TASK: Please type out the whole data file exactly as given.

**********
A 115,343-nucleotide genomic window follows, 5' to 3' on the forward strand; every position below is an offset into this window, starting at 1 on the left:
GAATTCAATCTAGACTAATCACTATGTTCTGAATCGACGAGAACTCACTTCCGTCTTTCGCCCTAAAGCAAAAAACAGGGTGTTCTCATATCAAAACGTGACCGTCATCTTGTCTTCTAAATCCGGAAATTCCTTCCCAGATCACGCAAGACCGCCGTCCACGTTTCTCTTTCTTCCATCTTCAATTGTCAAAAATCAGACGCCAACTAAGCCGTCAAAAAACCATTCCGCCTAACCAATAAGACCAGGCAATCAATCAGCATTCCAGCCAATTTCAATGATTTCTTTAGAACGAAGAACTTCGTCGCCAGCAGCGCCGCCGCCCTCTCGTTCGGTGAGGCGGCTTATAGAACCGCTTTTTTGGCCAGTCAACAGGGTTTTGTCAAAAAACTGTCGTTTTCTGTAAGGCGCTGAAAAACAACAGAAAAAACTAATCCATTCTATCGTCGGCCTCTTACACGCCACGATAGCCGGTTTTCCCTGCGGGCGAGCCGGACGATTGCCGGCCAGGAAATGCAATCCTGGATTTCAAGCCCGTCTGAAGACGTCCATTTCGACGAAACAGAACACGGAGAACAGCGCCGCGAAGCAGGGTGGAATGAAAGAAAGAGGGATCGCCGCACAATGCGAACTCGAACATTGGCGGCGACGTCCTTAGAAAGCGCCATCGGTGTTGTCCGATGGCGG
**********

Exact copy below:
A 115,343-nucleotide genomic window follows, 5' to 3' on the forward strand; every position below is an offset into this window, starting at 1 on the left:
GAATTCAATCTAGACTAATCACTATGTTCTGAATCGACGAGAACTCACTTCCGTCTTTCGCCCTAAAGCAAAAAACAGGGTGTTCTCATATCAAAACGTGACCGTCATCTTGTCTTCTAAATCCGGAAATTCCTTCCCAGATCACGCAAGACCGCCGTCCACGTTTCTCTTTCTTCCATCTTCAATTGTCAAAAATCAGACGCCAACTAAGCCGTCAAAAAACCATTCCGCCTAACCAATAAGACCAGGCAATCAATCAGCATTCCAGCCAATTTCAATGATTTCTTTAGAACGAAGAACTTCGTCGCCAGCAGCGCCGCCGCCCTCTCGTTCGGTGAGGCGGCTTATAGAACCGCTTTTTTGGCCAGTCAACAGGGTTTTGTCAAAAAACTGTCGTTTTCTGTAAGGCGCTGAAAAACAACAGAAAAAACTAATCCATTCTATCGTCGGCCTCTTACACGCCACGATAGCCGGTTTTCCCTGCGGGCGAGCCGGACGATTGCCGGCCAGGAAATGCAATCCTGGATTTCAAGCCCGTCTGAAGACGTCCATTTCGACGAAACAGAACACGGAGAACAGCGCCGCGAAGCAGGGTGGAATGAAAGAAAGAGGGATCGCCGCACAATGCGAACTCGAACATTGGCGGCGACGTCCTTAGAAAGCGCCATCGGTGTTGTCCGATGGCGG